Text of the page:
HTML and CSS Reference
are well over a hundred HTML codes available that allow you to add symbols to your web pages. A full list of these
In addition to the specialized attributes that you have looked at so far, every HTML element has a set of attributes
that can be applied to it. These are known as global attributes.
In this section, you learn about the global attributes that you will find most useful when creating web pages. You saw
a few of these attributes in examples earlier in this chapter and in the previous two chapters.
The id Attribute
The id attribute can be used to assign a unique ID to an element. This can make it easier to select the element using
An ID can be as small as one character long and should only be used for one element on a page. You should always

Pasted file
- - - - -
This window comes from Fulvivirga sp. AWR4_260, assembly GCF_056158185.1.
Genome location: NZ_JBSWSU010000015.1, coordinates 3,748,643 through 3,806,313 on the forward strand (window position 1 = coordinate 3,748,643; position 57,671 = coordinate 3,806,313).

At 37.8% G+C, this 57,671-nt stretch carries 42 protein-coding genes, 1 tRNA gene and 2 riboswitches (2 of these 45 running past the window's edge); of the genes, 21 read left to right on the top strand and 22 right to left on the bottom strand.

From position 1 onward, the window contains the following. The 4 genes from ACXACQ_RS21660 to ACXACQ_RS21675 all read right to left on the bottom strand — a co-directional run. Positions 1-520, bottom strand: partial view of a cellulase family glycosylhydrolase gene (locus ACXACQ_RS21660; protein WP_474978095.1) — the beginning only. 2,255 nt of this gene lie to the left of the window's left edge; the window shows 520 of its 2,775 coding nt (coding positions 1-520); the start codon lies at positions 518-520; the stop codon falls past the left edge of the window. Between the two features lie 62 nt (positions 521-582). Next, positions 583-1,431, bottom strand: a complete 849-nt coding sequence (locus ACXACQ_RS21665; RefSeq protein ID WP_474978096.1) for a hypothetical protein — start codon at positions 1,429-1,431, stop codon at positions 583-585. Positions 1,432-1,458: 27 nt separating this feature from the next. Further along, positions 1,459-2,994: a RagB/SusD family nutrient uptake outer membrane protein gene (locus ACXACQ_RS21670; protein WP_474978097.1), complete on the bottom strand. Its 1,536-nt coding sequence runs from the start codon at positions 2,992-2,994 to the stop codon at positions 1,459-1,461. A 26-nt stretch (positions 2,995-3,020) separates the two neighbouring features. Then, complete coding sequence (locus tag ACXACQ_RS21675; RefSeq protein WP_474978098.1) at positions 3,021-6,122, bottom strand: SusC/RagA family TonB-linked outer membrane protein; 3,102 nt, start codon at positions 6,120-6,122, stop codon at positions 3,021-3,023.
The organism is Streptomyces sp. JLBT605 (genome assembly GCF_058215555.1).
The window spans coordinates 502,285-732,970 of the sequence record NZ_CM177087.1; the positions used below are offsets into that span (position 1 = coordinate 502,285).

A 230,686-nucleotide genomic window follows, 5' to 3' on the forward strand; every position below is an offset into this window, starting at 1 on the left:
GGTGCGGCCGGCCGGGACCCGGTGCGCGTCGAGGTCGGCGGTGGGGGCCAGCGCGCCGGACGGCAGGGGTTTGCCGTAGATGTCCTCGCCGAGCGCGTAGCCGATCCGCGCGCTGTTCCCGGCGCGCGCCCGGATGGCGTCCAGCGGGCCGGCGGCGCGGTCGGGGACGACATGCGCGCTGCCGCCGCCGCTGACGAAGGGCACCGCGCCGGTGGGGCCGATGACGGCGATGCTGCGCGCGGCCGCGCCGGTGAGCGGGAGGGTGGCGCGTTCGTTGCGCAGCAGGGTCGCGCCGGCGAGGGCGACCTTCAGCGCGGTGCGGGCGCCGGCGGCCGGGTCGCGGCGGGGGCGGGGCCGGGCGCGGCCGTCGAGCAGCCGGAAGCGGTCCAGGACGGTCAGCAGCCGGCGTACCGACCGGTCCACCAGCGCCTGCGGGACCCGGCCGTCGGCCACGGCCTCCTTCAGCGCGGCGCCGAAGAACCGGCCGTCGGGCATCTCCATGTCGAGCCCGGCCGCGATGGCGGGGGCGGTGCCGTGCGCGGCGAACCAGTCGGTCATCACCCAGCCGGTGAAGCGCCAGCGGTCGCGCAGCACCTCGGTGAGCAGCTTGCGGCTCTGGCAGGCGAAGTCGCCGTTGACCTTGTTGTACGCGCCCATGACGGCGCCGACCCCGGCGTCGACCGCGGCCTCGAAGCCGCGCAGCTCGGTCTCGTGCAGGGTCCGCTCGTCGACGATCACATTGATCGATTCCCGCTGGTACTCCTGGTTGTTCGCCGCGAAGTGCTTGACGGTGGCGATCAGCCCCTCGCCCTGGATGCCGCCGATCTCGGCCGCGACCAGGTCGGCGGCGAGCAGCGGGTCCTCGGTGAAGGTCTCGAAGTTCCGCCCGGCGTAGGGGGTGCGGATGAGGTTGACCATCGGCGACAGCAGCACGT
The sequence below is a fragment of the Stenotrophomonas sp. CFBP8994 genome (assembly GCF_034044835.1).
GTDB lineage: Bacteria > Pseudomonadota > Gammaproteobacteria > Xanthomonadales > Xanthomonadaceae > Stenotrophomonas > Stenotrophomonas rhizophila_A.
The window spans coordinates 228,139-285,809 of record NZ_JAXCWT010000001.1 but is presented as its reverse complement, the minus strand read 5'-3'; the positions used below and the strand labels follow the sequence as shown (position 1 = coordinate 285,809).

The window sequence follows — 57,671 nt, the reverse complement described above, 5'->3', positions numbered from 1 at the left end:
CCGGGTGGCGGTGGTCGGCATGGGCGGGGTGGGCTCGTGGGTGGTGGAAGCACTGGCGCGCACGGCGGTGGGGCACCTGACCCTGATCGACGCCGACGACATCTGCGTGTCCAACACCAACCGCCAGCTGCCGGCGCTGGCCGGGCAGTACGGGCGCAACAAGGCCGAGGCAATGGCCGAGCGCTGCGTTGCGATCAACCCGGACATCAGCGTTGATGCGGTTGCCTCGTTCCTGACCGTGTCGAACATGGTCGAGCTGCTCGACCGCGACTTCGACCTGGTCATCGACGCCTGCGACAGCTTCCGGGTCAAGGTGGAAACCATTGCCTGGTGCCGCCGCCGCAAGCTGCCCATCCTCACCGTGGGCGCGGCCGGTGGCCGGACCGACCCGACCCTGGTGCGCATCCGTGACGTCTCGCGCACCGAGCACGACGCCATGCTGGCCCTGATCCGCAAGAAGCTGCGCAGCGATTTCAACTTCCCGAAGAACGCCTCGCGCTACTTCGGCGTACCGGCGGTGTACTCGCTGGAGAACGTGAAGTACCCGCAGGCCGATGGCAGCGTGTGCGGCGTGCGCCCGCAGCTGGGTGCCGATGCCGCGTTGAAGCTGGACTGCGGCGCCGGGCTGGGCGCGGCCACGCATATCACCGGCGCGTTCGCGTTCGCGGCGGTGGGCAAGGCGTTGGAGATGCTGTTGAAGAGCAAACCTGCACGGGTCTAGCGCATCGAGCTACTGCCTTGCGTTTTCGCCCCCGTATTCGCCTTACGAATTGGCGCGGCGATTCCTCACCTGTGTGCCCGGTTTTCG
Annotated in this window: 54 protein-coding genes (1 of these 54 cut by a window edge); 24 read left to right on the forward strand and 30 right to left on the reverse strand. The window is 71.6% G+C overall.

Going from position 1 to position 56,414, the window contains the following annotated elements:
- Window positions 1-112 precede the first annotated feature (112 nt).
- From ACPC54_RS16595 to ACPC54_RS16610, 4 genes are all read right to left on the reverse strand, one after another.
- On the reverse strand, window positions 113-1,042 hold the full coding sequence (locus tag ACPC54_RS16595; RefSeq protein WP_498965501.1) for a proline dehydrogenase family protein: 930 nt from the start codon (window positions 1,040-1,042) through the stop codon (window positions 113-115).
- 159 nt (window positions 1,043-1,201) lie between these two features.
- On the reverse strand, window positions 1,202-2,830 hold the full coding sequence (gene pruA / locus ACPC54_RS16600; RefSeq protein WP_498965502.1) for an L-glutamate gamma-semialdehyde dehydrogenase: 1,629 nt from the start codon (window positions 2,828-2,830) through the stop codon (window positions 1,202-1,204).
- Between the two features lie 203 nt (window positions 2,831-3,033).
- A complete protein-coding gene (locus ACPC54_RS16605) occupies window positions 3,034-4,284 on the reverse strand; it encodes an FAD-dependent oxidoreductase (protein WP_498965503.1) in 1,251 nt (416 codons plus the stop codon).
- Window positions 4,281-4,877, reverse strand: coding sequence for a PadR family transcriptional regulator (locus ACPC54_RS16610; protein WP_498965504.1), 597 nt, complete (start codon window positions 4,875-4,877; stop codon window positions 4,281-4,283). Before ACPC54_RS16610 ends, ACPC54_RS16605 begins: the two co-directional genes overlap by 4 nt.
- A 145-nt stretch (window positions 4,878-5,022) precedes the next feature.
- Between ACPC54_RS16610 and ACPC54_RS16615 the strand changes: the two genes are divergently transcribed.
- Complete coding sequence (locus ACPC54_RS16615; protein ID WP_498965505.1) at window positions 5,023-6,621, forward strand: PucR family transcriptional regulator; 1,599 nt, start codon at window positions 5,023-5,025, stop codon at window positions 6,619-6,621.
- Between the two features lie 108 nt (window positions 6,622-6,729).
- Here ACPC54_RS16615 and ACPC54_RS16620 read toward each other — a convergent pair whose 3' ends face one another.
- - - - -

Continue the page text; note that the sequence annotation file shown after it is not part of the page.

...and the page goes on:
try to make your IDs descriptive as this will make your code easier for others to understand. If you need to place the
same identifier on multiple elements, you should use a class, described in the following section.
This example code would create a new <section> element that has the ID bio . You could then style this element
by targeting it using this ID.
The class Attribute
The class attribute is similar to the id attribute in that it can be used to place an identifier on an element so that
ments. This can be useful if you want to be able to target a set of list items, or a number of paragraph elements, for
In this example, you have added the class even to alternate list items. This means that you could target just these list
items in CSS to create a nice alternating background pattern to help users differentiate the rows.
The hidden Attribute
The hidden attribute can be used to instruct the browser to not display an element that is not relevant to the
current state of the page.